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  1. #1
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    A style tripped me up

    I received a manuscript from a friend, and put it up on Amazon's Kindle Store. But instead of having the indents that were shown in Format/Paragraph, it had block paragraphs with spaces between them. I finally saw that the style wasn't Normal, but was Normal (web), whatever that is. I don't work with styles (simple is better), but I need to know how to restore the document styles to what the Paragraph settings are (0.25 first line indent).

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    Hi Thomasja,

    I think its time you learnt to work with Styles. Simpler is not always better.

    I'm not sure what you mean by 'block paragraphs with spaces between them', so that's not so easy to address. If you mean the paragraphs have multiple spaces/tabs before the first word, that can be fixed (for all except the first paragraph in a document) by a wildcard Find/Replace, where:
    Find = ^13[ ^t]{1,}
    Replace = ^p
    You can then apply whatever Style you're using for the indenting.
    Cheers,

    Paul Edstein
    [MS MVP - Word]

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    Styles are the absolutely the most useful feature in Word and well worth the investment in time learning about them.

    Macropod has interpreted your problem differently to me. Neither of us are exactly sure about what your problem is. If your issue is just a case of changing one style to another then you can search and replace to find all 'Normal (web)' paragraphs and replace those instances with the style with 'Normal'.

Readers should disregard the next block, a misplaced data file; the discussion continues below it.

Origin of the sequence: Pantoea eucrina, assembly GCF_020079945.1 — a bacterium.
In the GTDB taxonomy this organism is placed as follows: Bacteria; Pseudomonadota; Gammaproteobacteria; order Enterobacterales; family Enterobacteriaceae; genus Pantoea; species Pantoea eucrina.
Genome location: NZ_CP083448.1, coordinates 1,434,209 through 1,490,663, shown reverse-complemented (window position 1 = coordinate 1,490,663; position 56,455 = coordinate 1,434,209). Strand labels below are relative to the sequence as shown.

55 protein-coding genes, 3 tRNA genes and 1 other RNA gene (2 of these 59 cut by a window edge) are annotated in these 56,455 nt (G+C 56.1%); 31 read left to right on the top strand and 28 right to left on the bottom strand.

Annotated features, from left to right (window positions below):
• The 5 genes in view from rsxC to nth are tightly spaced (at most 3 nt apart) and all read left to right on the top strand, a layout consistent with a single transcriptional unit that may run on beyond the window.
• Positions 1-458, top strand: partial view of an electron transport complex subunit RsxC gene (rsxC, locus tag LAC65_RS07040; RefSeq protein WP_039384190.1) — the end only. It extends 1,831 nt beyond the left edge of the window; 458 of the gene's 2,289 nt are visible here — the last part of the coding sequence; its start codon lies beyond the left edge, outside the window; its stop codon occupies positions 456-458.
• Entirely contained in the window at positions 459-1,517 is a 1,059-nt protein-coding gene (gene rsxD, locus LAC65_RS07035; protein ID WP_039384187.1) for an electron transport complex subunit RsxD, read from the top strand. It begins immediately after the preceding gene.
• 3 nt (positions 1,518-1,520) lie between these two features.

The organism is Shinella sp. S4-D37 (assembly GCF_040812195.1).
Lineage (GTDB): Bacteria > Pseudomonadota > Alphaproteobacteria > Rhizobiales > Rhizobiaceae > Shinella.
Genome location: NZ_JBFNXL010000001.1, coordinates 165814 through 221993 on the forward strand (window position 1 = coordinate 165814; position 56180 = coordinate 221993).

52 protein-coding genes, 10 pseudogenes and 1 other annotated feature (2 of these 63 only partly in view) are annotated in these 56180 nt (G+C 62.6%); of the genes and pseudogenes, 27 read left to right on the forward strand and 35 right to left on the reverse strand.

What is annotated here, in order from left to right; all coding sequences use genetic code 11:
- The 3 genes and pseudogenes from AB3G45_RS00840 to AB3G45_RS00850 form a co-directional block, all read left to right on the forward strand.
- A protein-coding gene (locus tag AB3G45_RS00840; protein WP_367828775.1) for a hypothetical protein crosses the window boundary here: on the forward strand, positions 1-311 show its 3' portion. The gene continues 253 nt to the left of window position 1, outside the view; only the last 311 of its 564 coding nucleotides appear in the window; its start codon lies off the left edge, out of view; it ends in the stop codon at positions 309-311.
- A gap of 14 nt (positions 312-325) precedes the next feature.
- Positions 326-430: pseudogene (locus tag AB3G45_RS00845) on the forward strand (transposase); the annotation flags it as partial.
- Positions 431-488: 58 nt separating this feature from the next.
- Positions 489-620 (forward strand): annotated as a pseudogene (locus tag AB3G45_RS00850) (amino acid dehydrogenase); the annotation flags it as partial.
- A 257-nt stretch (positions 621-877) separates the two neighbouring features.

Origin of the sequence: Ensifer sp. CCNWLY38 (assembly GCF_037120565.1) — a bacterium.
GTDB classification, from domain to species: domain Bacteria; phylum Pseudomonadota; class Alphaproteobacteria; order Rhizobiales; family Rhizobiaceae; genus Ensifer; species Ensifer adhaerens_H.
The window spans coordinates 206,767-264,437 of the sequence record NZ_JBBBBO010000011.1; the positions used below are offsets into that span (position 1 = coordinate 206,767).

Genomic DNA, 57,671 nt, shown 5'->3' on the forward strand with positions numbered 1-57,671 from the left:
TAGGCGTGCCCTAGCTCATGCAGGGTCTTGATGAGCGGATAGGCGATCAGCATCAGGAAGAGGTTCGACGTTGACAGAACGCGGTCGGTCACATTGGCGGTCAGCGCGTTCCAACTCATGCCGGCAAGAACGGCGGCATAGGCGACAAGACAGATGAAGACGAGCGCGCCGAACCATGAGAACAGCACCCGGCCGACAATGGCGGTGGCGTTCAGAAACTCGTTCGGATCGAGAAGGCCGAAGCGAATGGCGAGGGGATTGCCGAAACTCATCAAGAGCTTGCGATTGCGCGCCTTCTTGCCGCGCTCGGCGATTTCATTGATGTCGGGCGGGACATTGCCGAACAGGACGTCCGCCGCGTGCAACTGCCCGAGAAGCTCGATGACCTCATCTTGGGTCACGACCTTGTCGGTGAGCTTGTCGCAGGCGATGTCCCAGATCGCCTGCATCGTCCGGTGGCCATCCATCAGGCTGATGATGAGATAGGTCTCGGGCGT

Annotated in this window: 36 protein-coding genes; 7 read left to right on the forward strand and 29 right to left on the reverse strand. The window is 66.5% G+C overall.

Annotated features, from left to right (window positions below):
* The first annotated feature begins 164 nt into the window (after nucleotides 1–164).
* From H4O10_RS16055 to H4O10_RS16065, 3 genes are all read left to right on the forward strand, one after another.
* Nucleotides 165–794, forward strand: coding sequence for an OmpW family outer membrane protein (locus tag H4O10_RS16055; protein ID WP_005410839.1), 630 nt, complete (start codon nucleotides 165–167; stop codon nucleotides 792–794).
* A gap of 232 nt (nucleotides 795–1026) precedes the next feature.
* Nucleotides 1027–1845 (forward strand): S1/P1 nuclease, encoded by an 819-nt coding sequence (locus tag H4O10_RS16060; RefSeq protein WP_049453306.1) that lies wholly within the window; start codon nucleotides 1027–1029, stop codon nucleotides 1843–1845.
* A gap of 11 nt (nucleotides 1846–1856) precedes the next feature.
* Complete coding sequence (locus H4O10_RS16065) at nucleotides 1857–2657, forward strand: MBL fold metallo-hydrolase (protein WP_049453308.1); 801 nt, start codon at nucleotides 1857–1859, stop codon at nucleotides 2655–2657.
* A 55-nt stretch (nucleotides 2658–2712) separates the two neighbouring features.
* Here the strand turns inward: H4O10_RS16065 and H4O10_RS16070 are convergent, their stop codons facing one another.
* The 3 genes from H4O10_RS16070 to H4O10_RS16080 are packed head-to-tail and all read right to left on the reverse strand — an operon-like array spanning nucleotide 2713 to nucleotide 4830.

1. Press Ctrl-H to open the find and replace dialog
    2. Click the More>> button
    3. While your cursor is in the Find what box, Go to Replace>Format>Style and double click 'Normal (Web)'
    4. Move your cursor to the Replace with box, Go to Replace>Format>Style and double click 'Normal'
    5. Now click the Replace All button
    Last edited by Andrew Lockton; 2012-04-23 at 01:16. Reason: Macropod got in first
    Andrew Lockton, Chrysalis Design, Melbourne Australia

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    Is that an echo I hear? ....

    Where a whole document's Style(s) should be 'Normal', it'd be quicker to use Ctrl-A, then apply the Style to the whole document via the Styles dropdown.
    Cheers,

    Paul Edstein
    [MS MVP - Word]

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    Echo - even faster is

    Ctrl-A, Ctrl-Shift-N
    Andrew Lockton, Chrysalis Design, Melbourne Australia

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    Ctrl-Shift-N is good for the 'Normal' Style, but not for others. Follow-up either approach with Ctrl-Spacebar to remove all manual character formatting.
    Cheers,

    Paul Edstein
    [MS MVP - Word]

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    Okay, let me make things a little clearer. Normally books (in this case novels) have the first line in a paragraph indented a small amount. There is no need to put a blank line between paragraphs since the indent serves to mark the new paragraph.

    But some non-fiction and non-book writers/publishers choose to use the block paragraph style, where there is no first line indent and paragraphs are separated by a blank line so that the whole thing doesn't just run together. This is unacceptable for an ebook novel.

    I use Format/Paragraph and Format/Font to set up my document. This meets my needs, but sometimes Word is recalcitrant. I suspect this is because some style from another kind of document considers itself more important than my wishes. I don't create a large variety of document types, and I use the friendlier Atlantis for letters and that sort of thing. So if Word would just follow the instructions I give in Format/Paragraph, I'd be a happy camper.